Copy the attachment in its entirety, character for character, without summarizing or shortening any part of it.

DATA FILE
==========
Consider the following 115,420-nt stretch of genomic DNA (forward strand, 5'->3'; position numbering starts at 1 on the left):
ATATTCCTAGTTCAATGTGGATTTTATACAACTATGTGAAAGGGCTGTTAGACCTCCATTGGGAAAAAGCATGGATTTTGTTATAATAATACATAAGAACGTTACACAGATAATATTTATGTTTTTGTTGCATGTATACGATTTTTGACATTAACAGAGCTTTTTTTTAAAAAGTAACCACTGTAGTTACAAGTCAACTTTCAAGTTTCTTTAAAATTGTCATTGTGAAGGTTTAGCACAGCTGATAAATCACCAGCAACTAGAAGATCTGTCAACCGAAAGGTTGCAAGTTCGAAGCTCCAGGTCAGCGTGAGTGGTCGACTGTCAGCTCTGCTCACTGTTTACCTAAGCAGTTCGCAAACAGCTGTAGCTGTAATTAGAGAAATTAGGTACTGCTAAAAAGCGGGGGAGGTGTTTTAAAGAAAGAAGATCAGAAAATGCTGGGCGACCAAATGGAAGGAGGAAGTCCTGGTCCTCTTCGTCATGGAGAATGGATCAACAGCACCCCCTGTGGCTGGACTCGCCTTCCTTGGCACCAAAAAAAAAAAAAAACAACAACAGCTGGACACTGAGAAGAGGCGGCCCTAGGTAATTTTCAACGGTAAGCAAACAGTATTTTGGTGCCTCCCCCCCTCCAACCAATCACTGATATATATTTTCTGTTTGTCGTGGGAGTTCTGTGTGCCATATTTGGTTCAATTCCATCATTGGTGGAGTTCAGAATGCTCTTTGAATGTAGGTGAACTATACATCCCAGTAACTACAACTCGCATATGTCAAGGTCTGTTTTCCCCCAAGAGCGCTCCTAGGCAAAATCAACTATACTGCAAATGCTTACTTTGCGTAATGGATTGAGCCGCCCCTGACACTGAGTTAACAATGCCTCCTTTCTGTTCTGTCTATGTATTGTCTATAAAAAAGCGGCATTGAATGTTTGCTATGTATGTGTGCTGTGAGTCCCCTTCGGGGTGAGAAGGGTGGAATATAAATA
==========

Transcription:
Consider the following 115,420-nt stretch of genomic DNA (forward strand, 5'->3'; position numbering starts at 1 on the left):
ATATTCCTAGTTCAATGTGGATTTTATACAACTATGTGAAAGGGCTGTTAGACCTCCATTGGGAAAAAGCATGGATTTTGTTATAATAATACATAAGAACGTTACACAGATAATATTTATGTTTTTGTTGCATGTATACGATTTTTGACATTAACAGAGCTTTTTTTTAAAAAGTAACCACTGTAGTTACAAGTCAACTTTCAAGTTTCTTTAAAATTGTCATTGTGAAGGTTTAGCACAGCTGATAAATCACCAGCAACTAGAAGATCTGTCAACCGAAAGGTTGCAAGTTCGAAGCTCCAGGTCAGCGTGAGTGGTCGACTGTCAGCTCTGCTCACTGTTTACCTAAGCAGTTCGCAAACAGCTGTAGCTGTAATTAGAGAAATTAGGTACTGCTAAAAAGCGGGGGAGGTGTTTTAAAGAAAGAAGATCAGAAAATGCTGGGCGACCAAATGGAAGGAGGAAGTCCTGGTCCTCTTCGTCATGGAGAATGGATCAACAGCACCCCCTGTGGCTGGACTCGCCTTCCTTGGCACCAAAAAAAAAAAAAAACAACAACAGCTGGACACTGAGAAGAGGCGGCCCTAGGTAATTTTCAACGGTAAGCAAACAGTATTTTGGTGCCTCCCCCCCTCCAACCAATCACTGATATATATTTTCTGTTTGTCGTGGGAGTTCTGTGTGCCATATTTGGTTCAATTCCATCATTGGTGGAGTTCAGAATGCTCTTTGAATGTAGGTGAACTATACATCCCAGTAACTACAACTCGCATATGTCAAGGTCTGTTTTCCCCCAAGAGCGCTCCTAGGCAAAATCAACTATACTGCAAATGCTTACTTTGCGTAATGGATTGAGCCGCCCCTGACACTGAGTTAACAATGCCTCCTTTCTGTTCTGTCTATGTATTGTCTATAAAAAAGCGGCATTGAATGTTTGCTATGTATGTGTGCTGTGAGTCCCCTTCGGGGTGAGAAGGGTGGAATATAAATA